Family medicine worldwide and also in South Africa emphasises the importance of the bio-psycho-social approach to patient care in order to understand the patient’s illness experience, which has proven to be essential for accurate diagnosis, health outcomes and humane care.30,31 This is supported by the HealthCare 2030 Plan of the Western Cape Department of Health, which lists person-centred quality of care as the first principle in their vision statement.21 The holistic approach to the patient consultation incorporated into a shared management plan to improve health outcomes is stressed in policy but is not easily practised. This may be a big reason for many repeat consultations and failed patient expectations.

Access to emergency health care is a constitutional right in South Africa and health care providers or establishments may not refuse a person emergency care.32 This encourages and almost entrenches a sense of entitlement in the community to present to the hospital EC, especially if there is a perception that their symptoms are severe and they may not be sufficiently managed at a primary care facility.5 Paradoxically, we found that patients felt disempowered to access care as they expected in terms of investigations and a comprehensive, shared management plan. Participants had to ‘find the way’ of least resistance and personal cost for their expectations to be met. This translated into phoning an ambulance and going to the facility with the perceived least risk of failed expectations, which usually meant the EC.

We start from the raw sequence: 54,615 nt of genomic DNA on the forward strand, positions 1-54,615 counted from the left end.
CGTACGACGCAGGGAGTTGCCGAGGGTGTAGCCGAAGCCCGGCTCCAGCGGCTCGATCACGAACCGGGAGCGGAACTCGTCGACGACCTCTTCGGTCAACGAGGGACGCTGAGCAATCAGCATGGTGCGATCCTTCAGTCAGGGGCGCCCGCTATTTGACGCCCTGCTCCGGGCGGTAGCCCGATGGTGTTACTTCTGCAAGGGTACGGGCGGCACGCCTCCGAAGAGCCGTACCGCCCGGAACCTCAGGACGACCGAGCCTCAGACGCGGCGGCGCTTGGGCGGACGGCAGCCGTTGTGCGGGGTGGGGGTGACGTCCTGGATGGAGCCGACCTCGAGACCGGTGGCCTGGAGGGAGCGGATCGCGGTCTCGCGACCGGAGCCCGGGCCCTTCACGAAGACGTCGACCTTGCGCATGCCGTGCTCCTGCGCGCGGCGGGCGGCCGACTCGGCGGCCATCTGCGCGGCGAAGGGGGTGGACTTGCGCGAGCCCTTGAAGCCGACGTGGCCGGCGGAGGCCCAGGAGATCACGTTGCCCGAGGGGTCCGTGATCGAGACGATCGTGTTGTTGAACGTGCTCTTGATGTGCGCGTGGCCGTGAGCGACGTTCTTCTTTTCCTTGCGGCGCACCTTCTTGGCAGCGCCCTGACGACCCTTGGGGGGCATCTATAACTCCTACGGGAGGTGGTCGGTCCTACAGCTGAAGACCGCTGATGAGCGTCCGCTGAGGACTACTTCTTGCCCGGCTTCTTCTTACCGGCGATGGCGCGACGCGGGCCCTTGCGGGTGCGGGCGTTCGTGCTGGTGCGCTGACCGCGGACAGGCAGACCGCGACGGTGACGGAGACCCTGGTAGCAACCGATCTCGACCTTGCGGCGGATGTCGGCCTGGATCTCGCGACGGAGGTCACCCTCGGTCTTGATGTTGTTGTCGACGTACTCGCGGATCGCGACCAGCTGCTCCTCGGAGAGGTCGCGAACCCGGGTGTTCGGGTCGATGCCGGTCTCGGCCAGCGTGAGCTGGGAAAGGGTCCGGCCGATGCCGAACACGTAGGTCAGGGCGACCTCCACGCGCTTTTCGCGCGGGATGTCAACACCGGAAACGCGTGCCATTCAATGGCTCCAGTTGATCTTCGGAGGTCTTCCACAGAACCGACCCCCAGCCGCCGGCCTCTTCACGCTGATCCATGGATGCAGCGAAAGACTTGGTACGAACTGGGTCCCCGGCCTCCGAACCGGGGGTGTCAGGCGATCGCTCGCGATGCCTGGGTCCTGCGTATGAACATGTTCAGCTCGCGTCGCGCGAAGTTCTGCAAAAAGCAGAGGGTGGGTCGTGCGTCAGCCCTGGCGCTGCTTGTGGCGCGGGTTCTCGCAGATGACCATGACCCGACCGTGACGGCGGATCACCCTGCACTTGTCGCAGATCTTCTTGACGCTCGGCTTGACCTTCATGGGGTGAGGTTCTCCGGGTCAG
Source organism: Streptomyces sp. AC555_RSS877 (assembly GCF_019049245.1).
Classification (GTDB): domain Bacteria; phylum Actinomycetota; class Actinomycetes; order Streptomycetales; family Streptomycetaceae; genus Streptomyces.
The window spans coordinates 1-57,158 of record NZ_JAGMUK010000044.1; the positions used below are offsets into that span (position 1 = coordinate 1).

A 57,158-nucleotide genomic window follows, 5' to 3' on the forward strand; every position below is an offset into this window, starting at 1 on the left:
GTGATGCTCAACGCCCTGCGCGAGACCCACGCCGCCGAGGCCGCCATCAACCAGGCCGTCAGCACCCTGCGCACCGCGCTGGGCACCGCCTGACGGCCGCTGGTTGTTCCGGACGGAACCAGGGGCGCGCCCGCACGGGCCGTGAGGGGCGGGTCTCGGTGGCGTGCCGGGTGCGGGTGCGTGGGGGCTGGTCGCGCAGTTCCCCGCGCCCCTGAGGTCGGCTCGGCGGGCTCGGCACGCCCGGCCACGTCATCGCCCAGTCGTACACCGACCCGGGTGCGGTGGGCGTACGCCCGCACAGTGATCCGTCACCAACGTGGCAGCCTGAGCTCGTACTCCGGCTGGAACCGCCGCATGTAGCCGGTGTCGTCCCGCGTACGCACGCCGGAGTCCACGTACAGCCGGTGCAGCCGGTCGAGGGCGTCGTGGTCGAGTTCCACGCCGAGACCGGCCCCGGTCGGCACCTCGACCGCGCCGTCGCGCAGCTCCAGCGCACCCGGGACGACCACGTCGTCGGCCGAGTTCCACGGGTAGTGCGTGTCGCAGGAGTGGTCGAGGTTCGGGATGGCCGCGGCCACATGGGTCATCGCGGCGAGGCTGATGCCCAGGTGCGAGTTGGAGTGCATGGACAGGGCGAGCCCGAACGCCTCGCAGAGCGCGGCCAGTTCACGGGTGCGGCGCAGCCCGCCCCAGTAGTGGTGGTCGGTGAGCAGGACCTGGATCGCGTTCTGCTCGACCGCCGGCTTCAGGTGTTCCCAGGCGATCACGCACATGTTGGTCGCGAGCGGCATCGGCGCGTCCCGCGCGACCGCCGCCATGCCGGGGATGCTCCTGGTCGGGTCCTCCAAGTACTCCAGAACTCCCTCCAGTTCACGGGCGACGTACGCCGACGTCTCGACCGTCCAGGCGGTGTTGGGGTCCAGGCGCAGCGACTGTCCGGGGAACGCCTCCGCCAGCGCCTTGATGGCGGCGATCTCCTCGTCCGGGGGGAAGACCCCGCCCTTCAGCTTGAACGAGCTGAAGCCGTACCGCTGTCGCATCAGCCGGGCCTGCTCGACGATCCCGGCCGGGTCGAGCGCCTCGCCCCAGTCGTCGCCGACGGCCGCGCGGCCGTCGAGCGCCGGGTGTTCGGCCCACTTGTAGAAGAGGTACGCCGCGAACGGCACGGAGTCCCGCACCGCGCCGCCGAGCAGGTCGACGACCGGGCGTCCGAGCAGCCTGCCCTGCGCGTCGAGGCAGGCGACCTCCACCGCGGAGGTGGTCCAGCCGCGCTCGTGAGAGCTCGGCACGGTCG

The South African public primary health care service was designed to be run by clinical nurse practitioners as the first contact health care providers. This is often contradicted by the way society understands it, for example advocating to ‘see a doctor’ in case of illness. Expecting a doctor as the preferred health care provider, together with the consumerist world view of the need for special investigations to confirm a diagnosis, led to a negative appraisal of participants’ first consultation.6 We found the primary health care providers used the lack of resources as a reason to justify their diagnostic uncertainty. This reduced the credibility of primary care’s clinical diagnostic skills and a loss of confidence in primary health care in the minds of the patients.3 Dell’s study conducted at George hospital resonated this loss of confidence in PHC by stating the three main reasons for patients to attend the EC to be that the clinical treatment was not helping, they perceive hospital treatment to be superior and the lack of PHC services after hours.5 Being told to come back ‘tomorrow’ or ‘another day’ added to the participants’ uncertainty and was not perceived as sufficient safety netting in a comprehensive management plan.